The bill attempts to address some of the inequality that sees per-pupil spending range from about $8,000 in poor areas to about $30,000 in wealthy ones. The bill allocates additional spending above last year’s levels to help needier districts.
“The state can no longer afford to have the quality of a student’s education determined by ZIP code,” Advance Illinois co-chairs John Edwardson and Marin Gjaja said in a July 7 statement urging Rauner to sign the bill.
Rauner, however, has said he plans to use an amendatory veto to remove what he describes as a “bailout” of Chicago Public Schools. The bill would require the state pick up an annual $215 million employer portion of Chicago teachers’ pensions.
The Senate is using a parliamentary procedure to hold onto the bill, and Rauner has called for legislators to send him the measure.
House Republican Leader Jim Durkin, of Westchester, said Democrats are holding the measure to build pressure, the AP reported.
“The Democrats want to create and manufacture a school-funding crisis,” said Durkin, who appeared with Rauner in Chicago. “I want all schools funded fairly. I want all schools opening on time.”
The dispute shows how the political brinkmanship is once again affecting Illinois residents. The unwillingness to send along the legislation suggests Democrats lack enough Republican votes to override the governor’s amendatory veto.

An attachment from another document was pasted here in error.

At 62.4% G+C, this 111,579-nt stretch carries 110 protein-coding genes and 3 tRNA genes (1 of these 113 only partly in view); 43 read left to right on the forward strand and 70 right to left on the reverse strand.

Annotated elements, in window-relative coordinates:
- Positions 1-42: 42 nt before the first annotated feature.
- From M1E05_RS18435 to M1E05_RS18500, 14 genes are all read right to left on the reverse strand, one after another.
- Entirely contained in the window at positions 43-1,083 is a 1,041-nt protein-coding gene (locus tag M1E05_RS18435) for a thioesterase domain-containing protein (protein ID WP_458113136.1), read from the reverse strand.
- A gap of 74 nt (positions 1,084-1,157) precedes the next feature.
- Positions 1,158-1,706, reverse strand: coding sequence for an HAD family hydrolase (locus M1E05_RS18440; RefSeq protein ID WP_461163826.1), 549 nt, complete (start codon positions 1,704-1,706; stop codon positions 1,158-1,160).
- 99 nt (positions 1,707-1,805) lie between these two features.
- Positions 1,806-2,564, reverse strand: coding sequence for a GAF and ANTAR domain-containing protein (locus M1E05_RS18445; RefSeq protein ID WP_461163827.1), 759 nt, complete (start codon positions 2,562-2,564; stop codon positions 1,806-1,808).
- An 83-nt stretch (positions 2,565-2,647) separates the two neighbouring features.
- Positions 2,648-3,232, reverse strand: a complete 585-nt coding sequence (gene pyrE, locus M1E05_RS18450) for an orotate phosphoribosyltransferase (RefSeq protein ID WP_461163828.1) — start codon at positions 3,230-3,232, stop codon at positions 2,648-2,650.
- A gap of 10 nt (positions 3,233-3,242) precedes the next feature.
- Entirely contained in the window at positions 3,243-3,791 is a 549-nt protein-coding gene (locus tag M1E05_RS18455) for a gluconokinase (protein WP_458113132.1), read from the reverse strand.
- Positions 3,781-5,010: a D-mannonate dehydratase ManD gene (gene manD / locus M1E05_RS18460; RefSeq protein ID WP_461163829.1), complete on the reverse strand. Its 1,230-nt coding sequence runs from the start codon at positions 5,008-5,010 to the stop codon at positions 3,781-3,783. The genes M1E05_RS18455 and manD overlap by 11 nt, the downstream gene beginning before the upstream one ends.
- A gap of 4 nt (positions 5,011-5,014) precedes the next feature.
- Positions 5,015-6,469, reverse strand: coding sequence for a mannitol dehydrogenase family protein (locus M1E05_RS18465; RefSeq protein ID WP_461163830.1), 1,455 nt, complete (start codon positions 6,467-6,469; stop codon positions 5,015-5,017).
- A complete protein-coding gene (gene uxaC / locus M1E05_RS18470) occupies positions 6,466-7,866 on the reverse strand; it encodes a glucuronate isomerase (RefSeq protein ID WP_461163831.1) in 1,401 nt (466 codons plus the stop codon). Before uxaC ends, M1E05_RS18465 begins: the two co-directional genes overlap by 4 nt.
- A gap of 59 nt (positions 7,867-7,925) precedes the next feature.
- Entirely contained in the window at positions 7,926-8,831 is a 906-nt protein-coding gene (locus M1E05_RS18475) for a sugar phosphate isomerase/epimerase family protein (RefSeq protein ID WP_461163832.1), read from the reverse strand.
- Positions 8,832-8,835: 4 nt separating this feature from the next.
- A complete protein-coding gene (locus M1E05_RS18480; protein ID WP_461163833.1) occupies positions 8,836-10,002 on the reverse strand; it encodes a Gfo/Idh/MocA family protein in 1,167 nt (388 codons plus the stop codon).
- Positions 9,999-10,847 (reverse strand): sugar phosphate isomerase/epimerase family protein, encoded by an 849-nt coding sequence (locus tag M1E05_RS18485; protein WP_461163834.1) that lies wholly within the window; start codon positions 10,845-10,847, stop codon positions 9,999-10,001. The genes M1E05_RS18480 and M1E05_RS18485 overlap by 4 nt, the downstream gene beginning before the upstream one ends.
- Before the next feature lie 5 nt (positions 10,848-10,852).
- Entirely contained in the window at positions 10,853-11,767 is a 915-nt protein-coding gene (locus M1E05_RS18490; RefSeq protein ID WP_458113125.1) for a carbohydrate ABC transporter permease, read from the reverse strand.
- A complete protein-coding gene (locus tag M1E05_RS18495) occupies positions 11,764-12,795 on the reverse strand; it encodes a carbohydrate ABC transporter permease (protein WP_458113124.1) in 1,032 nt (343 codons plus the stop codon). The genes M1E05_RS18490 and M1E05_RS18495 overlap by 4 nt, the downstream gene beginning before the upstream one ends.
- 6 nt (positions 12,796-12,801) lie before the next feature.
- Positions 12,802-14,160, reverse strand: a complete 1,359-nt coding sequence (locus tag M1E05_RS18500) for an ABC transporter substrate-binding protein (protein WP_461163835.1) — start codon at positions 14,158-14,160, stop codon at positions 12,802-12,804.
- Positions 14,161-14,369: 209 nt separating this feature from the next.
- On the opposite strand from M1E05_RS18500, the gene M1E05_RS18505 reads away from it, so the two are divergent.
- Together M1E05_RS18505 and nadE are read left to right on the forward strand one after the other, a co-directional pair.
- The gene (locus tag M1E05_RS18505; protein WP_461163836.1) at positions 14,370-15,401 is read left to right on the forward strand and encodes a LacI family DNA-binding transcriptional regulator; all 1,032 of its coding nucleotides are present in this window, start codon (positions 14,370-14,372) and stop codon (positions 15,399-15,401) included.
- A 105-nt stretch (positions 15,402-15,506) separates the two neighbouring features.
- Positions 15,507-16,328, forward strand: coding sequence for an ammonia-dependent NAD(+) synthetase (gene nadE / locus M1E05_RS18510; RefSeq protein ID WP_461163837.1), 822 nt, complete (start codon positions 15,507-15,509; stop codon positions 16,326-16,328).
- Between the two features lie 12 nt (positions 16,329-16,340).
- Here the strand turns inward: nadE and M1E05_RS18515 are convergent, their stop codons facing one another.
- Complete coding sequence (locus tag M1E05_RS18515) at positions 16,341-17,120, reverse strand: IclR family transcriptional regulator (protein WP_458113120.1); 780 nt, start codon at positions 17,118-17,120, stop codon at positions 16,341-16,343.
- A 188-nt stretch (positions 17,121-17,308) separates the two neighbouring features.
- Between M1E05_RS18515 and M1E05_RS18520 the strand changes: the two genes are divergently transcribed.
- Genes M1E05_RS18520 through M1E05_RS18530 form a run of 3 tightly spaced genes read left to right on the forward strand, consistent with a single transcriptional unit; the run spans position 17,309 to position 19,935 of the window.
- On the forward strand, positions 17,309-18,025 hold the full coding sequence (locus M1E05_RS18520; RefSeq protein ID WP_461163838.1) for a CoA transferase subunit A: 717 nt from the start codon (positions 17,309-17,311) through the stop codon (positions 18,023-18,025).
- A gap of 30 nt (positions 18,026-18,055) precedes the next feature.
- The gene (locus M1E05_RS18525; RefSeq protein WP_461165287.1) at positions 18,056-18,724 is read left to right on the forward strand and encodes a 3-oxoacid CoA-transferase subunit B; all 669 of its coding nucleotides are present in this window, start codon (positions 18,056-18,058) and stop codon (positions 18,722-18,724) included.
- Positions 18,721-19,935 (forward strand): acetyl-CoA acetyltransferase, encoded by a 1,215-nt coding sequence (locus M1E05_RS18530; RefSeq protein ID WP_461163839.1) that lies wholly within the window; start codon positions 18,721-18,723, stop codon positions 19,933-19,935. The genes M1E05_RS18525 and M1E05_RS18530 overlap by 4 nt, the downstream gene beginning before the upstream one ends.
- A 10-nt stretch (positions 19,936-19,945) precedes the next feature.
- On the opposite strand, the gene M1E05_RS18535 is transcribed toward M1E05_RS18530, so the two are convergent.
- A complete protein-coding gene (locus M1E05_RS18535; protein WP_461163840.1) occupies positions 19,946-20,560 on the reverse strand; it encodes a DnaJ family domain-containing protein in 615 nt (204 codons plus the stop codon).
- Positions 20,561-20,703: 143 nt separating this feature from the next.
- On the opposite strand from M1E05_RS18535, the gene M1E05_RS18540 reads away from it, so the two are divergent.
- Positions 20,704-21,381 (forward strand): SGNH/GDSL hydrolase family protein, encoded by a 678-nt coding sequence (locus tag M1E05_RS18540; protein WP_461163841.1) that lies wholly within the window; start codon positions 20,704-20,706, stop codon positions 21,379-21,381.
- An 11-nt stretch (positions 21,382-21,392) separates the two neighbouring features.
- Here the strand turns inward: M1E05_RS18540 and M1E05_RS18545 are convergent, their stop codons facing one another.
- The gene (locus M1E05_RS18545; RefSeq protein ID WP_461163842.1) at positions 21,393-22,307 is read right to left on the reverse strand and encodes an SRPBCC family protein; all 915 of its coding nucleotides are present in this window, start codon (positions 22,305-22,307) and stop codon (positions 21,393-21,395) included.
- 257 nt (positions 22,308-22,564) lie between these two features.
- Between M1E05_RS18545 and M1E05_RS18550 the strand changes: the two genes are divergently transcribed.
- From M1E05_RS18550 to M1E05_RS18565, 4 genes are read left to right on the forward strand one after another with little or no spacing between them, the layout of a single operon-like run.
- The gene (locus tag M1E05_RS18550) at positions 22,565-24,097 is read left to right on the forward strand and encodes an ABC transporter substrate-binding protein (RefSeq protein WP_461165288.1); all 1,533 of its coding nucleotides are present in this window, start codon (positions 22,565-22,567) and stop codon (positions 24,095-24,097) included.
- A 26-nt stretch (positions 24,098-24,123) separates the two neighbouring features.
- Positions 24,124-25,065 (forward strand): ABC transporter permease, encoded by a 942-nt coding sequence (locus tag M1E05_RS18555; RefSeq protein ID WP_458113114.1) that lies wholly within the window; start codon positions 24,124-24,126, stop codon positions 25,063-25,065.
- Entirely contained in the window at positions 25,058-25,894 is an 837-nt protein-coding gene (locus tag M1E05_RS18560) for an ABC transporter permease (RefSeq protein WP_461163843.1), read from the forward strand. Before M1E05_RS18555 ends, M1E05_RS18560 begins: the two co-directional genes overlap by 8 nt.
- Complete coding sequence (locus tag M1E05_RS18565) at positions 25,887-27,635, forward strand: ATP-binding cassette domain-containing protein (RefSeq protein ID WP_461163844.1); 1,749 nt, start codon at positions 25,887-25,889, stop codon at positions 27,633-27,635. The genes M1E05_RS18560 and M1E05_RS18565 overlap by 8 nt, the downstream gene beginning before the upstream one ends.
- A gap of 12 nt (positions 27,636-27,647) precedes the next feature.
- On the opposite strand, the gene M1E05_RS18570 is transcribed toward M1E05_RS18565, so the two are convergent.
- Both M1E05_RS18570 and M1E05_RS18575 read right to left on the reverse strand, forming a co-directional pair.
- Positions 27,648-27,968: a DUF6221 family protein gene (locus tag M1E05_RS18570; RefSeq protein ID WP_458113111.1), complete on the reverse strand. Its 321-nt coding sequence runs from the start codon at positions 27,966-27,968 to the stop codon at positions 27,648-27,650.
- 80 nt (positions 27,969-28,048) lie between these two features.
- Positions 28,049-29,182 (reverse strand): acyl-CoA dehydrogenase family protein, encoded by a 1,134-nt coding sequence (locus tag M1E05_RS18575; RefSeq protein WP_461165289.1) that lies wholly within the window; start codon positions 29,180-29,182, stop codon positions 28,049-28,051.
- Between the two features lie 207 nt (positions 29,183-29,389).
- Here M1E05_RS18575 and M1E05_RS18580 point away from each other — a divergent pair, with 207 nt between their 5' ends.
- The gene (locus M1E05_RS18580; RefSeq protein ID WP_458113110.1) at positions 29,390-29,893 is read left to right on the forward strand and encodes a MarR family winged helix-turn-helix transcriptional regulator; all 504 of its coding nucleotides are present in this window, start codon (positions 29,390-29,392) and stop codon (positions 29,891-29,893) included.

I don’t think Rauner’s call for a special session will pressure Senate Democrats into immediately sending him the bill, either.
Rather, I expect an impasse similar to the budget stalemate to play out for at least several weeks and possibly months.
Some schools may not open on time. But many have sufficient cash on hand to operate for several months.
Cook County’s Dolton School District 148, for example, has enough money to operate until mid-December even if state dollars don’t materialize, Superintendent Kevin J. Nohelty told the Chicago Tribune in a July 13 story.
On this issue, I think it’s wrong for Democratic Senate President John Cullerton to withhold SB1 from Rauner. The Senate should send the bill to the governor, and if Rauner uses his amendatory veto powers, then so be it.
The dispute seems to center on the larger issue of pension reform. Democratic House Speaker Michael Madigan has faced criticism for blocking reform efforts to reduce pension costs moving forward.
I understand those who think it is unfair for taxpayers throughout the state to “bail out” Chicago’s chronically underfunded teacher pensions. Chicago is the only place in Illinois where teacher pensions are funded locally and not by the state.
But I think it’s also unfair that Chicago taxpayers subsidize outrageous $300,000-a-year pensions for some retired superintendents of wealthy suburban districts. Their school boards lack discipline to limit benefits because they know taxpayers statewide will be stuck with the tab.
I think meaningful pension reform is essential to reduce costs and restore fairness. But I see that issue as separate from equality in school funding.
The state needs a school-funding bill. I think it’s unfair to delay funding to schools throughout the state while a dispute plays out over how much state taxpayers should subsidize Chicago teacher pensions.